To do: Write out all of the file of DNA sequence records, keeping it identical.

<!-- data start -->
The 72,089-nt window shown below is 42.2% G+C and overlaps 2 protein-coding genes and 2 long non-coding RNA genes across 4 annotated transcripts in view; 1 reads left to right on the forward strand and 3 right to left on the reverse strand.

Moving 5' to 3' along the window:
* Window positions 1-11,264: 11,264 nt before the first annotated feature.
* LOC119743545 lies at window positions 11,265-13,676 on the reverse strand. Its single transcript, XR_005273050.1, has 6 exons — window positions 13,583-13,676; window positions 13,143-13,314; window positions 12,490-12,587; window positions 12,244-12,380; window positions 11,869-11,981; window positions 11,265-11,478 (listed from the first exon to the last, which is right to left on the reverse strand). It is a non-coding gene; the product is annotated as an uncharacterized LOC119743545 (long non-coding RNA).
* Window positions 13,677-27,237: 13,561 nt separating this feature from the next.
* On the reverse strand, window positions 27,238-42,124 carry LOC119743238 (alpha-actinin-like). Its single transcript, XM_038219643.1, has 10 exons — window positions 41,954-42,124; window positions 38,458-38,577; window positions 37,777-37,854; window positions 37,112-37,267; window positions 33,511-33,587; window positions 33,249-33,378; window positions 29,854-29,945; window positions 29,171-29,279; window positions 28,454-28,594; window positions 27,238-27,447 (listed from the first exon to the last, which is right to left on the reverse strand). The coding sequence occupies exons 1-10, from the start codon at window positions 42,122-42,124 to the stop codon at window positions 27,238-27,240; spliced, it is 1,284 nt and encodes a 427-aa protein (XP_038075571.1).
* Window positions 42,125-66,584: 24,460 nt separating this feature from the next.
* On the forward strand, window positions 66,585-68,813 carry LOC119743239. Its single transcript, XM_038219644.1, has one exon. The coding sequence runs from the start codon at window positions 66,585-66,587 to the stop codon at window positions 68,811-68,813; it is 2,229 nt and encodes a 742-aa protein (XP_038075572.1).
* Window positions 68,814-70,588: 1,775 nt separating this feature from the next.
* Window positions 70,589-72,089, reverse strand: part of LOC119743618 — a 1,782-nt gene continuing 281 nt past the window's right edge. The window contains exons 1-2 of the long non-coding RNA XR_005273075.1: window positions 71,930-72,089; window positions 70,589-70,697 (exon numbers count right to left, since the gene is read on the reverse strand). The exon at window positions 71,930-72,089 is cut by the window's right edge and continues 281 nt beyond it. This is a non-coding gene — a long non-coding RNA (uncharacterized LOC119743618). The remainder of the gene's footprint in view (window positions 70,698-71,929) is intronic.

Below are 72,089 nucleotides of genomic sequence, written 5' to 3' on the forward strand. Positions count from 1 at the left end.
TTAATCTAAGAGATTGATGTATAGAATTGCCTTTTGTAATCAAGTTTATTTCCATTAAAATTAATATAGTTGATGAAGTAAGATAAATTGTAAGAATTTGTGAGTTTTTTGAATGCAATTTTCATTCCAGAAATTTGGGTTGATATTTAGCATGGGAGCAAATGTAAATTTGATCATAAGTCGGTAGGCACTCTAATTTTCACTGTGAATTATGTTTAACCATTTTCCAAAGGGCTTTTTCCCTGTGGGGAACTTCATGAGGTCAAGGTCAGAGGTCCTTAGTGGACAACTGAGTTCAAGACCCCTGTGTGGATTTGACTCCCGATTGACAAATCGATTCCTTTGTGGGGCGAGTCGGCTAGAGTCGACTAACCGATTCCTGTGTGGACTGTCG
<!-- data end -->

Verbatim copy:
The 72,089-nt window shown below is 42.2% G+C and overlaps 2 protein-coding genes and 2 long non-coding RNA genes across 4 annotated transcripts in view; 1 reads left to right on the forward strand and 3 right to left on the reverse strand.

Moving 5' to 3' along the window:
* Window positions 1-11,264: 11,264 nt before the first annotated feature.
* LOC119743545 lies at window positions 11,265-13,676 on the reverse strand. Its single transcript, XR_005273050.1, has 6 exons — window positions 13,583-13,676; window positions 13,143-13,314; window positions 12,490-12,587; window positions 12,244-12,380; window positions 11,869-11,981; window positions 11,265-11,478 (listed from the first exon to the last, which is right to left on the reverse strand). It is a non-coding gene; the product is annotated as an uncharacterized LOC119743545 (long non-coding RNA).
* Window positions 13,677-27,237: 13,561 nt separating this feature from the next.
* On the reverse strand, window positions 27,238-42,124 carry LOC119743238 (alpha-actinin-like). Its single transcript, XM_038219643.1, has 10 exons — window positions 41,954-42,124; window positions 38,458-38,577; window positions 37,777-37,854; window positions 37,112-37,267; window positions 33,511-33,587; window positions 33,249-33,378; window positions 29,854-29,945; window positions 29,171-29,279; window positions 28,454-28,594; window positions 27,238-27,447 (listed from the first exon to the last, which is right to left on the reverse strand). The coding sequence occupies exons 1-10, from the start codon at window positions 42,122-42,124 to the stop codon at window positions 27,238-27,240; spliced, it is 1,284 nt and encodes a 427-aa protein (XP_038075571.1).
* Window positions 42,125-66,584: 24,460 nt separating this feature from the next.
* On the forward strand, window positions 66,585-68,813 carry LOC119743239. Its single transcript, XM_038219644.1, has one exon. The coding sequence runs from the start codon at window positions 66,585-66,587 to the stop codon at window positions 68,811-68,813; it is 2,229 nt and encodes a 742-aa protein (XP_038075572.1).
* Window positions 68,814-70,588: 1,775 nt separating this feature from the next.
* Window positions 70,589-72,089, reverse strand: part of LOC119743618 — a 1,782-nt gene continuing 281 nt past the window's right edge. The window contains exons 1-2 of the long non-coding RNA XR_005273075.1: window positions 71,930-72,089; window positions 70,589-70,697 (exon numbers count right to left, since the gene is read on the reverse strand). The exon at window positions 71,930-72,089 is cut by the window's right edge and continues 281 nt beyond it. This is a non-coding gene — a long non-coding RNA (uncharacterized LOC119743618). The remainder of the gene's footprint in view (window positions 70,698-71,929) is intronic.

Below are 72,089 nucleotides of genomic sequence, written 5' to 3' on the forward strand. Positions count from 1 at the left end.
TTAATCTAAGAGATTGATGTATAGAATTGCCTTTTGTAATCAAGTTTATTTCCATTAAAATTAATATAGTTGATGAAGTAAGATAAATTGTAAGAATTTGTGAGTTTTTTGAATGCAATTTTCATTCCAGAAATTTGGGTTGATATTTAGCATGGGAGCAAATGTAAATTTGATCATAAGTCGGTAGGCACTCTAATTTTCACTGTGAATTATGTTTAACCATTTTCCAAAGGGCTTTTTCCCTGTGGGGAACTTCATGAGGTCAAGGTCAGAGGTCCTTAGTGGACAACTGAGTTCAAGACCCCTGTGTGGATTTGACTCCCGATTGACAAATCGATTCCTTTGTGGGGCGAGTCGGCTAGAGTCGACTAACCGATTCCTGTGTGGACTGTCG